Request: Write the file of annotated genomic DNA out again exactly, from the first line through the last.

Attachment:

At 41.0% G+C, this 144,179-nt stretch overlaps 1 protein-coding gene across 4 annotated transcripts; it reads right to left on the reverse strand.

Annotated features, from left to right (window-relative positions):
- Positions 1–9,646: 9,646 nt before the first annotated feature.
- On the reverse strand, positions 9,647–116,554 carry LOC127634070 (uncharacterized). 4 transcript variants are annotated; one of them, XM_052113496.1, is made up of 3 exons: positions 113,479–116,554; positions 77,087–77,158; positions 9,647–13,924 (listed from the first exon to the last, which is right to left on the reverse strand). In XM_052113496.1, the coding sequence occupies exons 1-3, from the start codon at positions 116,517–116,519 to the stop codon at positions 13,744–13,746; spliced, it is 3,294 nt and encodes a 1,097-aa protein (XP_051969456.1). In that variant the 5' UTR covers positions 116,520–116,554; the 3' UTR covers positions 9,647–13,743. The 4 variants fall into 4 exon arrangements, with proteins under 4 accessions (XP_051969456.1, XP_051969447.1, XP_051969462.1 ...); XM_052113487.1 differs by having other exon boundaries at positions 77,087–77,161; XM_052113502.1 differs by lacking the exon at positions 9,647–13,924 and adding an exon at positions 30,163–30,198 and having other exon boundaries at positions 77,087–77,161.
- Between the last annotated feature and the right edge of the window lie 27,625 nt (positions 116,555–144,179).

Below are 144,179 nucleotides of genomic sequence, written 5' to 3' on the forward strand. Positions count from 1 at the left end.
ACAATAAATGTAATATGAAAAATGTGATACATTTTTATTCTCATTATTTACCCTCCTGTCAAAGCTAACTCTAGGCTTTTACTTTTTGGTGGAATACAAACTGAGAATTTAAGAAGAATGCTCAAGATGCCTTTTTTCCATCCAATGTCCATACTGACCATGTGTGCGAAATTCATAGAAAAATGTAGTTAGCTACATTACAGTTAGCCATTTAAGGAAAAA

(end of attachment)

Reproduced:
At 41.0% G+C, this 144,179-nt stretch overlaps 1 protein-coding gene across 4 annotated transcripts; it reads right to left on the reverse strand.

Annotated features, from left to right (window-relative positions):
- Positions 1–9,646: 9,646 nt before the first annotated feature.
- On the reverse strand, positions 9,647–116,554 carry LOC127634070 (uncharacterized). 4 transcript variants are annotated; one of them, XM_052113496.1, is made up of 3 exons: positions 113,479–116,554; positions 77,087–77,158; positions 9,647–13,924 (listed from the first exon to the last, which is right to left on the reverse strand). In XM_052113496.1, the coding sequence occupies exons 1-3, from the start codon at positions 116,517–116,519 to the stop codon at positions 13,744–13,746; spliced, it is 3,294 nt and encodes a 1,097-aa protein (XP_051969456.1). In that variant the 5' UTR covers positions 116,520–116,554; the 3' UTR covers positions 9,647–13,743. The 4 variants fall into 4 exon arrangements, with proteins under 4 accessions (XP_051969456.1, XP_051969447.1, XP_051969462.1 ...); XM_052113487.1 differs by having other exon boundaries at positions 77,087–77,161; XM_052113502.1 differs by lacking the exon at positions 9,647–13,924 and adding an exon at positions 30,163–30,198 and having other exon boundaries at positions 77,087–77,161.
- Between the last annotated feature and the right edge of the window lie 27,625 nt (positions 116,555–144,179).

Below are 144,179 nucleotides of genomic sequence, written 5' to 3' on the forward strand. Positions count from 1 at the left end.
ACAATAAATGTAATATGAAAAATGTGATACATTTTTATTCTCATTATTTACCCTCCTGTCAAAGCTAACTCTAGGCTTTTACTTTTTGGTGGAATACAAACTGAGAATTTAAGAAGAATGCTCAAGATGCCTTTTTTCCATCCAATGTCCATACTGACCATGTGTGCGAAATTCATAGAAAAATGTAGTTAGCTACATTACAGTTAGCCATTTAAGGAAAAA